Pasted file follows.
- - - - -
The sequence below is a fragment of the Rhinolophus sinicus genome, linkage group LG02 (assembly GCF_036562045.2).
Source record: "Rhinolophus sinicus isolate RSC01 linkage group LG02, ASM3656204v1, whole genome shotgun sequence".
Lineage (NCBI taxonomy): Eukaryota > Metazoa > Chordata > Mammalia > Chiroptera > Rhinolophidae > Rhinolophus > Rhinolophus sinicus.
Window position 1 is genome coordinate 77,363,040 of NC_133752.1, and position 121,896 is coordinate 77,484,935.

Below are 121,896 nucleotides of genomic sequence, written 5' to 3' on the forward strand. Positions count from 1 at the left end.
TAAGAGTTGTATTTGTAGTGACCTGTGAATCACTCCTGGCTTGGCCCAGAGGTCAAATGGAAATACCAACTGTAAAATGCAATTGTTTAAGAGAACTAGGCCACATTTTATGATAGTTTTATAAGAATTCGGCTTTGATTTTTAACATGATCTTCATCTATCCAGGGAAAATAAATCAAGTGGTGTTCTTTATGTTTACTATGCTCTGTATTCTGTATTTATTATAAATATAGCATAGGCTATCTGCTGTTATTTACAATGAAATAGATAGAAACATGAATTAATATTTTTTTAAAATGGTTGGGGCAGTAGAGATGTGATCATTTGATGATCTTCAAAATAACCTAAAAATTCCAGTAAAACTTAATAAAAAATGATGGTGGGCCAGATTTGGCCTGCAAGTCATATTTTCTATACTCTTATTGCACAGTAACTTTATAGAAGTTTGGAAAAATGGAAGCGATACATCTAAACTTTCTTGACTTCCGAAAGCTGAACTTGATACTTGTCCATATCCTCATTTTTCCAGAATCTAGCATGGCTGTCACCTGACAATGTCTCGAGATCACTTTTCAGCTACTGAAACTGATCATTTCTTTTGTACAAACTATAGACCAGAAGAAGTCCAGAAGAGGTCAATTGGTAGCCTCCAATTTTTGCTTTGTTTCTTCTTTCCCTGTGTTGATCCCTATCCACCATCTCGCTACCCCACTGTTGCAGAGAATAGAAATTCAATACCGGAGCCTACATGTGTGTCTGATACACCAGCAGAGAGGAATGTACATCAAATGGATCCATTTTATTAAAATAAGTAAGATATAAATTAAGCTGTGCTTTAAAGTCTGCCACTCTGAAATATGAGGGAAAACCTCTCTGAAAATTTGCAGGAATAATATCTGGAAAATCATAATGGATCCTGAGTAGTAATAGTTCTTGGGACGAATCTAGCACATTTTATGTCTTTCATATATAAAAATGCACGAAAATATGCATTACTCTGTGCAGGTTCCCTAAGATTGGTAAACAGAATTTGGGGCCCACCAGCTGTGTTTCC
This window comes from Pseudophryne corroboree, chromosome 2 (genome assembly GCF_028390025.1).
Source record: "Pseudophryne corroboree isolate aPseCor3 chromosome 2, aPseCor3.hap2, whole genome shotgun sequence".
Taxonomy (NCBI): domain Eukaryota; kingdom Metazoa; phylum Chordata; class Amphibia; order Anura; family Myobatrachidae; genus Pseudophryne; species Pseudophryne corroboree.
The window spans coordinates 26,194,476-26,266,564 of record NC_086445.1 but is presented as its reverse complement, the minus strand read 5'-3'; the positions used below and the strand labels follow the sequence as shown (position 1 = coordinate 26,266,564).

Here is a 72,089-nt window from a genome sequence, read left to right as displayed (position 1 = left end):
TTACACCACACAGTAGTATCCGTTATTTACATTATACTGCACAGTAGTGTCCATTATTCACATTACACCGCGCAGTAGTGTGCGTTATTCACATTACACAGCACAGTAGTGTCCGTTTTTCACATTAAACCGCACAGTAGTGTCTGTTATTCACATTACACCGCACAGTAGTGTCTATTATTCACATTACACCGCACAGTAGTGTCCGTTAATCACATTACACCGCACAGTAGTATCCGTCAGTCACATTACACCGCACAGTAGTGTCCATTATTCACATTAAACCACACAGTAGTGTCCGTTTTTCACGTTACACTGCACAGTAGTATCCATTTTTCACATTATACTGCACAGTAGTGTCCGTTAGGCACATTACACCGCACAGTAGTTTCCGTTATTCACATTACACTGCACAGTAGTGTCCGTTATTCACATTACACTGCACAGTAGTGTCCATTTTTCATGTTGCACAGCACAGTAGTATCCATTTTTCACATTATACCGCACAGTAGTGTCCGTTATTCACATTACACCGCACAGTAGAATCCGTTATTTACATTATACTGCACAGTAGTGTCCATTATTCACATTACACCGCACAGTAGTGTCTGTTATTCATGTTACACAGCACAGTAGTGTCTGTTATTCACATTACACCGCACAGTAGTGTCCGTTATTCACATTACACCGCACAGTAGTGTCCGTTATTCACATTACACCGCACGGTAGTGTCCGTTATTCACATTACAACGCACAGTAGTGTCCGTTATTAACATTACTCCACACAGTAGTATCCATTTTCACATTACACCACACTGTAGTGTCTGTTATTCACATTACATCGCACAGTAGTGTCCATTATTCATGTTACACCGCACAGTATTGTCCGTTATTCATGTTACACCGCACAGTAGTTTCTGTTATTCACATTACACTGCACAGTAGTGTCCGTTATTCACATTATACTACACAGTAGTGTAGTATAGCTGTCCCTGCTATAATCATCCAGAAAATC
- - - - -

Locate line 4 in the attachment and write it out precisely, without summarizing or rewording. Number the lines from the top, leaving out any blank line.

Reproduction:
Window position 1 is genome coordinate 77,363,040 of NC_133752.1, and position 121,896 is coordinate 77,484,935.